He explains that this is because while guilt makes us turn toward the person we’ve wronged, shame makes us turn away from them because turning toward them heightens the sense of shame. It only makes us feel more worthless to face them.

This is why shame is really stubborn. Shame does not like to apologize. It refuses to see itself as wrong. Others have gone down the pathologizing route and connected this with narcissism, saying that narcissists are actually riddled with shame.

I’ve written about how this has been true for me. When I was most stuck in my shame, I was unable to step into accountability. I only focused on myself. It was easier to point fingers and blame others and repeat stories about me being the victim. I think we all do this to some extent. I know I still have these patterns that I’m working through.

It’s important to note that Brené Brown shares how shame can also move us toward others. And Sara Ahmed also says that even when we turn away from others, we still end up turning away from ourselves, so we find ourselves in a “double bind.”

Thompson says with shame, “We have the sense that there isn’t anything that can be done to bridge the gap.” He goes on to add that “when someone is in shame, they cannot find the solution to fix things by themselves, they need community support and empathy. I also think some people just don’t care to fix things, and we need to be honest about that also being okay. Some things need to just crash and burn. There won’t always be a bridge to build after a breakdown.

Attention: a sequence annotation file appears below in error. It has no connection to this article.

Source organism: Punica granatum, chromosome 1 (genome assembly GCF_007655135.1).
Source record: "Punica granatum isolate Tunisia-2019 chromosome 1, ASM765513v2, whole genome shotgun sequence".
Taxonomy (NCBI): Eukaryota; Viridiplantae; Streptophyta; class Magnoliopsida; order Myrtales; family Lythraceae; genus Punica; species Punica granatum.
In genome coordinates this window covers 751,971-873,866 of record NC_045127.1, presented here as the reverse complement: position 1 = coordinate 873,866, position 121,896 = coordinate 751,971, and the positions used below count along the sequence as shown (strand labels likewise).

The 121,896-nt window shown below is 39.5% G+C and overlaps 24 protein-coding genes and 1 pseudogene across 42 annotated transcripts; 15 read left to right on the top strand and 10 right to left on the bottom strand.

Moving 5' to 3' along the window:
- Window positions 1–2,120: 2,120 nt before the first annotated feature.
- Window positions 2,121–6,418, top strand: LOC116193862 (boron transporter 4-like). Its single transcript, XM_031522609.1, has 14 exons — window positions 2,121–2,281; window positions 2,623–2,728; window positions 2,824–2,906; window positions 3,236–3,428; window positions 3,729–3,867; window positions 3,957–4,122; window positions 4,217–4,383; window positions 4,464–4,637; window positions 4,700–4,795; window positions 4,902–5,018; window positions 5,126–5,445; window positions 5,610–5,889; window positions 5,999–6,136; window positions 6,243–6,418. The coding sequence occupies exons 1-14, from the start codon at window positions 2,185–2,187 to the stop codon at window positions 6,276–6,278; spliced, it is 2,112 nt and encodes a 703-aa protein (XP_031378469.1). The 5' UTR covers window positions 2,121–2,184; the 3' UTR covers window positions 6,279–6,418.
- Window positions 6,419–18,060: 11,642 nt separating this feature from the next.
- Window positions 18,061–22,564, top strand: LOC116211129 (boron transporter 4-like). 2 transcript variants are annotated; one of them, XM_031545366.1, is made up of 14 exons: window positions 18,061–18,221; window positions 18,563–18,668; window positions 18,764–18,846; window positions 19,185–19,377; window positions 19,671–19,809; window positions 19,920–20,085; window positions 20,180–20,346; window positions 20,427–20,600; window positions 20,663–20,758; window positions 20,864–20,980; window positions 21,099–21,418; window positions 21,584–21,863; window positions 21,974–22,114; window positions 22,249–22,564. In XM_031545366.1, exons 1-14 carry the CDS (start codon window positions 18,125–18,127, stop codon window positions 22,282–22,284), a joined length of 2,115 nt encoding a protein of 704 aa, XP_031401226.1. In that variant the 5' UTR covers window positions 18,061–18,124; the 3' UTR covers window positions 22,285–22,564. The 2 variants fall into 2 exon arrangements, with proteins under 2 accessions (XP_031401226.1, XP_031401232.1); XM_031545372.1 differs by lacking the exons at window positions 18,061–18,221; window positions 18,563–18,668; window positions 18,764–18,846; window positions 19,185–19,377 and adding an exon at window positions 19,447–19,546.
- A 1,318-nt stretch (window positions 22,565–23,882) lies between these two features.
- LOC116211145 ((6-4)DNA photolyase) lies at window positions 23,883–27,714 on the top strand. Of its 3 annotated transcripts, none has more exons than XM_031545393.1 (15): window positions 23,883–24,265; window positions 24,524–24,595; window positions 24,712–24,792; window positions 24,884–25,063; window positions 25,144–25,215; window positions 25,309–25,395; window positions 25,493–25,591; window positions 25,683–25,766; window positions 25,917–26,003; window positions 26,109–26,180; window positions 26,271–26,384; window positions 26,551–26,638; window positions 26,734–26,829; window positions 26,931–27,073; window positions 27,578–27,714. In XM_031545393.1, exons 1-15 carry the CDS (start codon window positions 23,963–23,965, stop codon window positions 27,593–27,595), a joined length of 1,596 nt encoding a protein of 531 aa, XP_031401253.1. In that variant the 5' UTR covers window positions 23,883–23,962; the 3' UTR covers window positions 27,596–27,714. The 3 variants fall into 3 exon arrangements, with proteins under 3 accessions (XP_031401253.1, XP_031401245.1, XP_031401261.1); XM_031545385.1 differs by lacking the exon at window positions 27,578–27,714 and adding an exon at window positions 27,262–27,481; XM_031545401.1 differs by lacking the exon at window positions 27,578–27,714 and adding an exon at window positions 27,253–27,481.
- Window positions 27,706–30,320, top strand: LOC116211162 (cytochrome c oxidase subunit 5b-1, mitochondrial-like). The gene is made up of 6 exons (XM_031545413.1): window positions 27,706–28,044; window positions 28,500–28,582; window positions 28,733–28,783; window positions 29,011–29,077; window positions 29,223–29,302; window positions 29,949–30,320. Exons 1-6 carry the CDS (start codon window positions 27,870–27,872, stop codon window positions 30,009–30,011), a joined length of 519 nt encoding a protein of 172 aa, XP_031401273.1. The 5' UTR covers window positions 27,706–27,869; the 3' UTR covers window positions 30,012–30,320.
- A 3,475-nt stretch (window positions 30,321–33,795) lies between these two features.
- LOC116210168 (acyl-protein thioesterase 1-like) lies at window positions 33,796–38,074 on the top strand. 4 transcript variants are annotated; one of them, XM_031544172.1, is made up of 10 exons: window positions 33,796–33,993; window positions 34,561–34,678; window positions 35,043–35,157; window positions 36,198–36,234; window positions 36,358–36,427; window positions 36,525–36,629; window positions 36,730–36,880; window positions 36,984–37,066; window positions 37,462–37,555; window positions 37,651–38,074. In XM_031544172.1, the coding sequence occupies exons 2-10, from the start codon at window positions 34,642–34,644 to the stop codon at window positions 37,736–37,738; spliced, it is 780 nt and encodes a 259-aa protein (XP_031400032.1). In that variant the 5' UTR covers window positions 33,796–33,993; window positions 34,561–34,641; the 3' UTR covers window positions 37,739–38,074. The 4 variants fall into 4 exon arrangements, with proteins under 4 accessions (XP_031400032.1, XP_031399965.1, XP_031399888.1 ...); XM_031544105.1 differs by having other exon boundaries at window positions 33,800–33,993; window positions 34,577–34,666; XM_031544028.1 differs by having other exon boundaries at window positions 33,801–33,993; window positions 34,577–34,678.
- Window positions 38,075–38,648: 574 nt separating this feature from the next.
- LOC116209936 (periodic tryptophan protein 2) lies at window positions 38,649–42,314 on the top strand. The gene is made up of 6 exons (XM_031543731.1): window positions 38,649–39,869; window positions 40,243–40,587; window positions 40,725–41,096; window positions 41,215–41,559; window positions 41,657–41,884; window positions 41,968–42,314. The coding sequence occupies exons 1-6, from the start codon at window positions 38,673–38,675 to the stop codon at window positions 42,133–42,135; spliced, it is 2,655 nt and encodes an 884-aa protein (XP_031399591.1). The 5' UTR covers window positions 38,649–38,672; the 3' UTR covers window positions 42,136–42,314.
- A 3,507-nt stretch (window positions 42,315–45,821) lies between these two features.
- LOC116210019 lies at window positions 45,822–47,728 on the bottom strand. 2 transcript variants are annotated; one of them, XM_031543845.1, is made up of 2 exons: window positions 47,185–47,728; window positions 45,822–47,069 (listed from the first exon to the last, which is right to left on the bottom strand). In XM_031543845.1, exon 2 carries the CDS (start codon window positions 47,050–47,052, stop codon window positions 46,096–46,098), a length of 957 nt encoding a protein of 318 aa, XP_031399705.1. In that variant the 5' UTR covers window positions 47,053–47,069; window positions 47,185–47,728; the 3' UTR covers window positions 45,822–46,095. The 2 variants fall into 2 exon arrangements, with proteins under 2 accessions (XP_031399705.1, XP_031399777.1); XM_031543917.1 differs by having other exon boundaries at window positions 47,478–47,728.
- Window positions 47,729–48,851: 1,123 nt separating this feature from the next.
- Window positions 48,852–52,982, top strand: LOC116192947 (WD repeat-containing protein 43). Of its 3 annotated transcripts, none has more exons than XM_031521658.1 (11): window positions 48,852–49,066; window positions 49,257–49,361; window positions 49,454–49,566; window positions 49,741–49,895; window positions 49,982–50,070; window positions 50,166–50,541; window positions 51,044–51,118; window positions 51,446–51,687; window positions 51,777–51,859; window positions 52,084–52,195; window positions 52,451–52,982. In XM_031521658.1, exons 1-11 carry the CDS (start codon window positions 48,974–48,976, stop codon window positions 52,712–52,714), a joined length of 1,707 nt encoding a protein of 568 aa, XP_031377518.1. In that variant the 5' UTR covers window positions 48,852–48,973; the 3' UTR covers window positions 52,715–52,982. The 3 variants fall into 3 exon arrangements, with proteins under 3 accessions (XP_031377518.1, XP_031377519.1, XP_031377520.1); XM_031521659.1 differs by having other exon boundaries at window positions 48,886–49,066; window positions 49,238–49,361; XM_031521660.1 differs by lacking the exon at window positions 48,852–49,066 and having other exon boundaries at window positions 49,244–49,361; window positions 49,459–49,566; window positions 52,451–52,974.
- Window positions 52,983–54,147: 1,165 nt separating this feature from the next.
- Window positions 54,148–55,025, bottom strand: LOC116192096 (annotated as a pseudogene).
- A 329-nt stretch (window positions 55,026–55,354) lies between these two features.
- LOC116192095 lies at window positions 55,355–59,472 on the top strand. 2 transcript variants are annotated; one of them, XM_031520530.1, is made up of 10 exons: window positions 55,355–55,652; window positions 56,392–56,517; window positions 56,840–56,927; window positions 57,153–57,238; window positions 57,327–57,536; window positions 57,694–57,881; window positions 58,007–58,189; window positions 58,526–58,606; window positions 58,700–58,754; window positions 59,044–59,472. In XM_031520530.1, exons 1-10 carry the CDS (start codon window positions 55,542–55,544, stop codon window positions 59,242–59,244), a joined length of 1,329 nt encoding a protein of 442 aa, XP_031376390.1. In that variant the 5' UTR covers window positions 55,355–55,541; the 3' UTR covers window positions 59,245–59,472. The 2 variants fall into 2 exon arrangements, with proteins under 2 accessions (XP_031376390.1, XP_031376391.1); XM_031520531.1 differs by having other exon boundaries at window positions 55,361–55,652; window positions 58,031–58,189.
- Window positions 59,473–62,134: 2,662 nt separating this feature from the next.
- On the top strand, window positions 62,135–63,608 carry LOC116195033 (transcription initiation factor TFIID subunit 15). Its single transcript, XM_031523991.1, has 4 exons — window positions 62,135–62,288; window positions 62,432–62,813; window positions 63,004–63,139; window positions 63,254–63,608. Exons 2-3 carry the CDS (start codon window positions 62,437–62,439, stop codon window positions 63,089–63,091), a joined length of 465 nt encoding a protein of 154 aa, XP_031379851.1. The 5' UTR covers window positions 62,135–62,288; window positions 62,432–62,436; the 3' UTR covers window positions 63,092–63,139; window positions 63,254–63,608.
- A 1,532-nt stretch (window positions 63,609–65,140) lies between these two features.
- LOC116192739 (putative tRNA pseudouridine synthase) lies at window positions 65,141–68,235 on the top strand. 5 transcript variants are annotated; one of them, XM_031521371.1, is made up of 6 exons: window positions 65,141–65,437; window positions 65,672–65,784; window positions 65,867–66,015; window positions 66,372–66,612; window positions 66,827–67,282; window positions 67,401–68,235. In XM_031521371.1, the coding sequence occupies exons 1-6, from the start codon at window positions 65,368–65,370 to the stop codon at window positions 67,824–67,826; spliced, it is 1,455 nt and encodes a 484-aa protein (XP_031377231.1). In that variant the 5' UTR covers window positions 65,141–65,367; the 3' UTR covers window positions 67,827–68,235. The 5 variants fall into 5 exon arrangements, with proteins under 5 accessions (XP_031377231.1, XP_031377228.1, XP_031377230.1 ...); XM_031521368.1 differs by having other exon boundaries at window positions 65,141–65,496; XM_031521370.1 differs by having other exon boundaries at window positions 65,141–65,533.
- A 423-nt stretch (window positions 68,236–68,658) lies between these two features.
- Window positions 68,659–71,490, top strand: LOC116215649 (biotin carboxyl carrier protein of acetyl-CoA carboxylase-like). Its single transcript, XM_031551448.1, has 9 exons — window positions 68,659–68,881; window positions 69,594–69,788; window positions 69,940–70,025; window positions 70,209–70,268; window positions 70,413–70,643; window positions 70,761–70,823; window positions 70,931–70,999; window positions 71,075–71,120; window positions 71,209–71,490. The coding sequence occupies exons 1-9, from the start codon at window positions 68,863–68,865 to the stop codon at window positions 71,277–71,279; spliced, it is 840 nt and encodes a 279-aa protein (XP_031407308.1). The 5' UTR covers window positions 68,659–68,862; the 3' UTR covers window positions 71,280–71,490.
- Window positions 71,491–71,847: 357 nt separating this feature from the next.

In any case, shame needing community can be difficult, because in some cases, what was done is enough to get people cast out of their community, and in other times, people want to isolate. Getting close to others is difficult, even when they can or want to help. Brené Brown talked about this. She said how her participants in a study found it difficult to go to therapy to heal their shame because they were ashamed of needing to go to therapy in the first place.

In Shame: A Brief History, author Peter Stearns (2017) suggests that some people are more prone to shame, while others are more prone to guilt. The distinction for Stearns lies in socio-cultural differences such as personality and proximity to power.

According to Stearns, dominant groups situated higher in socio-economic status with more confidence, are the individuals more likely to experience guilt (likely, because their privileges have them doing the most).

While “submissive” groups or “those held to be inferior” (Stearns’ words, not mine), were said to experience more shame. Said differently (and bluntly), white rich people experience more guilt, while Black and Brown people experience more shame. I don’t know if this is entirely true. I would refute this and say the opposite might be true. And if it is true, it’s true only because of how oppressed people are type-cast as more or inherently shameful. It doesn’t take rocket science to know that. Melissa Harris-Perry’s work on stereotypes of Black women tells us this. This has also to do with Sara Ahmed’s reading of emotions as sliding over some bodies while accumulating on others.

In all cases, shame makes an individual feel negative about themselves because as Marisa K. Crowder and Markus Kemmelmeier (2018) examine, we perceive negative evaluation by others (real or imagined) as shameful.

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Until next time, in solidarity.